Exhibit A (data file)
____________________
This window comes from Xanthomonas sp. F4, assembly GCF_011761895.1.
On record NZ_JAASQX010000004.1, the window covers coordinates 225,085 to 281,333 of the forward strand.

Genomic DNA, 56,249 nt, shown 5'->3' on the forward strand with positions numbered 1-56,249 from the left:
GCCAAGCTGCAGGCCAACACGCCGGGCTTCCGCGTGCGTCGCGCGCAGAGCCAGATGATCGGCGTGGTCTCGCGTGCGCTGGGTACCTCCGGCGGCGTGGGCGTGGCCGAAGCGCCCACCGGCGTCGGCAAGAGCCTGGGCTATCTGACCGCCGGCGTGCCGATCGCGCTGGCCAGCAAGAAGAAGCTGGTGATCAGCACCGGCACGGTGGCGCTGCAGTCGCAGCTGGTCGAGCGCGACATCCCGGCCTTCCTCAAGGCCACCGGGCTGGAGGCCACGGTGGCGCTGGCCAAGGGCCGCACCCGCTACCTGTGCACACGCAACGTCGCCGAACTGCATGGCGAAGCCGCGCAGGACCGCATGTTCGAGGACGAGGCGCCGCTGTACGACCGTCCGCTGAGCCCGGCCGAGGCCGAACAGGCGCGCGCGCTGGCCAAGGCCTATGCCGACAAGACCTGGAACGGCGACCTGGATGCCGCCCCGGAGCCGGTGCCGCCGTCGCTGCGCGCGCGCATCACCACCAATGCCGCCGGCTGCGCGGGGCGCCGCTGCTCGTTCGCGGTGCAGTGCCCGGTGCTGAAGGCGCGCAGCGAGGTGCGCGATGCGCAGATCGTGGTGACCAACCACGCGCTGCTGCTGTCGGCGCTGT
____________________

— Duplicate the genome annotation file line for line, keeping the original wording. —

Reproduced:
This window comes from Xanthomonas sp. F4, assembly GCF_011761895.1.
On record NZ_JAASQX010000004.1, the window covers coordinates 225,085 to 281,333 of the forward strand.

Genomic DNA, 56,249 nt, shown 5'->3' on the forward strand with positions numbered 1-56,249 from the left:
GCCAAGCTGCAGGCCAACACGCCGGGCTTCCGCGTGCGTCGCGCGCAGAGCCAGATGATCGGCGTGGTCTCGCGTGCGCTGGGTACCTCCGGCGGCGTGGGCGTGGCCGAAGCGCCCACCGGCGTCGGCAAGAGCCTGGGCTATCTGACCGCCGGCGTGCCGATCGCGCTGGCCAGCAAGAAGAAGCTGGTGATCAGCACCGGCACGGTGGCGCTGCAGTCGCAGCTGGTCGAGCGCGACATCCCGGCCTTCCTCAAGGCCACCGGGCTGGAGGCCACGGTGGCGCTGGCCAAGGGCCGCACCCGCTACCTGTGCACACGCAACGTCGCCGAACTGCATGGCGAAGCCGCGCAGGACCGCATGTTCGAGGACGAGGCGCCGCTGTACGACCGTCCGCTGAGCCCGGCCGAGGCCGAACAGGCGCGCGCGCTGGCCAAGGCCTATGCCGACAAGACCTGGAACGGCGACCTGGATGCCGCCCCGGAGCCGGTGCCGCCGTCGCTGCGCGCGCGCATCACCACCAATGCCGCCGGCTGCGCGGGGCGCCGCTGCTCGTTCGCGGTGCAGTGCCCGGTGCTGAAGGCGCGCAGCGAGGTGCGCGATGCGCAGATCGTGGTGACCAACCACGCGCTGCTGCTGTCGGCGCTGT